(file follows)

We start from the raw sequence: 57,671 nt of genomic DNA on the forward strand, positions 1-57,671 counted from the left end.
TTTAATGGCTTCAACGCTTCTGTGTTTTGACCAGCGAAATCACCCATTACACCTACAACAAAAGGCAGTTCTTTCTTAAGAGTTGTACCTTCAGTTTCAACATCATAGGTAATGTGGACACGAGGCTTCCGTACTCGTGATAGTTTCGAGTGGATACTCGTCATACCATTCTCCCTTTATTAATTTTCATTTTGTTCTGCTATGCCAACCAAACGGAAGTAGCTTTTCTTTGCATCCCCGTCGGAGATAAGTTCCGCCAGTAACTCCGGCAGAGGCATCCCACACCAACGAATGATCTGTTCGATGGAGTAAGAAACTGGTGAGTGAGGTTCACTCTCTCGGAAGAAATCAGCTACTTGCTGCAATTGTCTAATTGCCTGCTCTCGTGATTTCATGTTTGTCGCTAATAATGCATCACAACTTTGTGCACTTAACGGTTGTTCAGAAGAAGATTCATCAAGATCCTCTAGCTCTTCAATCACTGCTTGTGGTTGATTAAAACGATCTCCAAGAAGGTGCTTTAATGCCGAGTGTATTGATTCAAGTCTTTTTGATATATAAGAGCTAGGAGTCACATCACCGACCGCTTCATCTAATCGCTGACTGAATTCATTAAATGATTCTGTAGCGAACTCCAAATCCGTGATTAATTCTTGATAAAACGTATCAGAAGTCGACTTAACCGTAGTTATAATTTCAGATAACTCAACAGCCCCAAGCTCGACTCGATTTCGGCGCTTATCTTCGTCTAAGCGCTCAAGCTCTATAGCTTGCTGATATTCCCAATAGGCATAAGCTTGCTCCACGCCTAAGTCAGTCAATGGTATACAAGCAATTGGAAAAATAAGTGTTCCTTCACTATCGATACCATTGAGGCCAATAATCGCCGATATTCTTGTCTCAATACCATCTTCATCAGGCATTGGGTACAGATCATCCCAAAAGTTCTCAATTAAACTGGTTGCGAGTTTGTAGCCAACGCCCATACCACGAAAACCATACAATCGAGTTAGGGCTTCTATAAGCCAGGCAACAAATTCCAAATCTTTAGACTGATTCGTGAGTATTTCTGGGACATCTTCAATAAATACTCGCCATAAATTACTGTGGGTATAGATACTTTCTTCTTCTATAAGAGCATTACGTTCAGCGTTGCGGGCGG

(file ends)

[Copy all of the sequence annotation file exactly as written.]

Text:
We start from the raw sequence: 57,671 nt of genomic DNA on the forward strand, positions 1-57,671 counted from the left end.
TTTAATGGCTTCAACGCTTCTGTGTTTTGACCAGCGAAATCACCCATTACACCTACAACAAAAGGCAGTTCTTTCTTAAGAGTTGTACCTTCAGTTTCAACATCATAGGTAATGTGGACACGAGGCTTCCGTACTCGTGATAGTTTCGAGTGGATACTCGTCATACCATTCTCCCTTTATTAATTTTCATTTTGTTCTGCTATGCCAACCAAACGGAAGTAGCTTTTCTTTGCATCCCCGTCGGAGATAAGTTCCGCCAGTAACTCCGGCAGAGGCATCCCACACCAACGAATGATCTGTTCGATGGAGTAAGAAACTGGTGAGTGAGGTTCACTCTCTCGGAAGAAATCAGCTACTTGCTGCAATTGTCTAATTGCCTGCTCTCGTGATTTCATGTTTGTCGCTAATAATGCATCACAACTTTGTGCACTTAACGGTTGTTCAGAAGAAGATTCATCAAGATCCTCTAGCTCTTCAATCACTGCTTGTGGTTGATTAAAACGATCTCCAAGAAGGTGCTTTAATGCCGAGTGTATTGATTCAAGTCTTTTTGATATATAAGAGCTAGGAGTCACATCACCGACCGCTTCATCTAATCGCTGACTGAATTCATTAAATGATTCTGTAGCGAACTCCAAATCCGTGATTAATTCTTGATAAAACGTATCAGAAGTCGACTTAACCGTAGTTATAATTTCAGATAACTCAACAGCCCCAAGCTCGACTCGATTTCGGCGCTTATCTTCGTCTAAGCGCTCAAGCTCTATAGCTTGCTGATATTCCCAATAGGCATAAGCTTGCTCCACGCCTAAGTCAGTCAATGGTATACAAGCAATTGGAAAAATAAGTGTTCCTTCACTATCGATACCATTGAGGCCAATAATCGCCGATATTCTTGTCTCAATACCATCTTCATCAGGCATTGGGTACAGATCATCCCAAAAGTTCTCAATTAAACTGGTTGCGAGTTTGTAGCCAACGCCCATACCACGAAAACCATACAATCGAGTTAGGGCTTCTATAAGCCAGGCAACAAATTCCAAATCTTTAGACTGATTCGTGAGTATTTCTGGGACATCTTCAATAAATACTCGCCATAAATTACTGTGGGTATAGATACTTTCTTCTTCTATAAGAGCATTACGTTCAGCGTTGCGGGCGG